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### tl;dr

- many analyses in the social sciences require many R packages
`jmv`

makes these common analyses available from one R package`jmv`

can be used from jamovi, a graphical statistical spreadsheet, making it super-accessible

## introducing `jmv`

There are many tremendously useful R packages for the social sciences (and similar fields), such as `car`

, `afex`

`vcd`

, etc. Although running basic analyses (such as t-tests or ANOVA) with these packages is very straight forward, it is typically necessary to perform a number of supplementary analyses to accompany them; post-hoc tests, effect-size calculations, bias-corrections, and assumption checks. These additional tests often require the use of many additional R packages, and can make reasonably standard analyses quite time-consuming to perform. For example, in the book *Discovering Statistics Using R* by Andy Field (a popular textbook in the social sciences), the chapter on ANOVA alone recommends the use of 7 packages.

`jmv`

simplifies this whole process by bringing all of these packages together and makes doing the following analyses with their most common supplementary tests, corrections and assumption checks as easy as possible:

- Descriptive statistics
- T-Tests
- ANOVA
- ANCOVA
- Repeated Measures ANOVA
- Non-parametric ANOVAs
- Correlation
- Linear Regression
- Contingency Tables
- Proportion Tests
- Factor Analysis

and coming soon:

- Logistic Regression
- Log-linear Regression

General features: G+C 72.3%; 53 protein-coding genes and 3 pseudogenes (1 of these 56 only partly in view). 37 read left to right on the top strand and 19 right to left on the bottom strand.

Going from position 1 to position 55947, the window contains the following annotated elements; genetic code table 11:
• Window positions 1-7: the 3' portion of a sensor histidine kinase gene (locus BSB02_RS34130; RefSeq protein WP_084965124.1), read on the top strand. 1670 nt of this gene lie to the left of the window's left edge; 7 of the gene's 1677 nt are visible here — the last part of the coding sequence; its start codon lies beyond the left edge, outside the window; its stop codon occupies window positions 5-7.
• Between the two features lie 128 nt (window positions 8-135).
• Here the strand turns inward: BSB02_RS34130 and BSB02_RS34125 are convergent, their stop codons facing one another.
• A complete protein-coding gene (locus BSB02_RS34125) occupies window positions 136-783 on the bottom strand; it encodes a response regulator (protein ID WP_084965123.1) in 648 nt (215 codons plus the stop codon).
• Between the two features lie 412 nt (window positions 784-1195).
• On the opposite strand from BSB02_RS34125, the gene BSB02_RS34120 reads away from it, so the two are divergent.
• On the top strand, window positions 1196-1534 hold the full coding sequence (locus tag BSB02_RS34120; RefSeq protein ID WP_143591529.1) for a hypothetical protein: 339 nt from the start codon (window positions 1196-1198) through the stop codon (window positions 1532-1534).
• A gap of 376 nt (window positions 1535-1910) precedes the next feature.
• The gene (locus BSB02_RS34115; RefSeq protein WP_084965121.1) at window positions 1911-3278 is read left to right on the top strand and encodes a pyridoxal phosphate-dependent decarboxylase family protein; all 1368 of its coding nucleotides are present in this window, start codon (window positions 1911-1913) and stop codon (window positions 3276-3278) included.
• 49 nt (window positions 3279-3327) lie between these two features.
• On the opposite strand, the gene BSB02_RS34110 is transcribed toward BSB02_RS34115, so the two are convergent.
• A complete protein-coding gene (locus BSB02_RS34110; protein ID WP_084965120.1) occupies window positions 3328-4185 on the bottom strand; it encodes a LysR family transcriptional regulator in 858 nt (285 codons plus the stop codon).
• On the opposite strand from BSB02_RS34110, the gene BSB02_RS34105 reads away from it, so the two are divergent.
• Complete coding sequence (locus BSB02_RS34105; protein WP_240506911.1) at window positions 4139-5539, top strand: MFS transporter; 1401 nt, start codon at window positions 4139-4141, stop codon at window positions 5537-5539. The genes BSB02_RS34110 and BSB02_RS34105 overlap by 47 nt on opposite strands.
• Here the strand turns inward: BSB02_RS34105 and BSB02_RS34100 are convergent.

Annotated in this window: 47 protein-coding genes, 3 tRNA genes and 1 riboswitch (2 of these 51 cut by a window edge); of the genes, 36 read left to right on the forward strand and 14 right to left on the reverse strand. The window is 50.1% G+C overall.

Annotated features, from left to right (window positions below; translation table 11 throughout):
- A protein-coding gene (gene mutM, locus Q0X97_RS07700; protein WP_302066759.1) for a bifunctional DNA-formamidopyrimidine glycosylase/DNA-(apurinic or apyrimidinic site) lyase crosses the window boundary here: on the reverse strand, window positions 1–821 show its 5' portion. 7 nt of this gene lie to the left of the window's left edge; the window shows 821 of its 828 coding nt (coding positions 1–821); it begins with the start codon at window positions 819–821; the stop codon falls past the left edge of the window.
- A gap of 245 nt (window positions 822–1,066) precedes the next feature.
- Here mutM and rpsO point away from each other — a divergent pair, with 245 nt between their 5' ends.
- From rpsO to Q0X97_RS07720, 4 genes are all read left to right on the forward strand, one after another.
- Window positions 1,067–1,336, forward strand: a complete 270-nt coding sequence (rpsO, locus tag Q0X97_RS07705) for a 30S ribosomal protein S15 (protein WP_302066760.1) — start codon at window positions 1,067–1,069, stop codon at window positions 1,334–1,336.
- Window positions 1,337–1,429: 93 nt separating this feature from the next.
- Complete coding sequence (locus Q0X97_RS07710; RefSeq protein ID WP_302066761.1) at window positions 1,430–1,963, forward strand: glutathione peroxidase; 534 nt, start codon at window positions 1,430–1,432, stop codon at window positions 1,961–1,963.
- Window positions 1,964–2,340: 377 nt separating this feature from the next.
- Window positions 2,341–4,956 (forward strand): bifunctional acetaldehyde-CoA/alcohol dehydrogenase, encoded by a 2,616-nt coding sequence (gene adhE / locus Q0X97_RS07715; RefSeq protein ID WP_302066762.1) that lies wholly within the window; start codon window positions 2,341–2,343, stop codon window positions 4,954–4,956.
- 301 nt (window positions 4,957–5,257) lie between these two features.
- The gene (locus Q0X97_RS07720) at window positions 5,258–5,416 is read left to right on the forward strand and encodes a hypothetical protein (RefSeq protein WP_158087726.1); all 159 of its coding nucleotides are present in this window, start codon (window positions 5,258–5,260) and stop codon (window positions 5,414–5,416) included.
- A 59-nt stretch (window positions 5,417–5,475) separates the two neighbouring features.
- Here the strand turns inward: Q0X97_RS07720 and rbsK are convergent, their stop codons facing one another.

`jmv`

aims to make all common statistical tests taught at an undergraduate level available from a single package.

## An ANOVA

Let’s begin with a simple, familiar analysis – an ANOVA. In this example we use the `ToothGrowth`

dataset from R, and explore whether different food supplements and their dosage affect how much a guinea pig’s teeth grow. We’ll specify `len`

to be the dependent variable, and `supp`

and `dose`

to be the factors.

```
library('jmv')
data('ToothGrowth')
jmv::anova(ToothGrowth,
dep = 'len',
factors = c('supp', 'dose'))
```

```
##
## ANOVA
##
## ANOVA
## ───────────────────────────────────────────────────────────────────────
## Sum of Squares df Mean Square F p
## ───────────────────────────────────────────────────────────────────────
## supp 205 1 205.4 15.57 < .001
## dose 2426 2 1213.2 92.00 < .001
## supp:dose 108 2 54.2 4.11 0.022
## Residuals 712 54 13.2
## ───────────────────────────────────────────────────────────────────────
```

This produces what should be a familiar ANOVA table. You have likely seen something like this in R before, though perhaps not as nicely formatted.

Where `jmv`

really comes into its own, is with additional options. In the following example we will perform the same analysis, but additionally requesting effect-size, post-hoc tests, homogeneity of variances tests, descriptive statistics, and a descriptives plot:

```
library('jmv')
data('ToothGrowth')
jmv::anova(ToothGrowth,
dep = 'len',
factors = c('supp', 'dose'),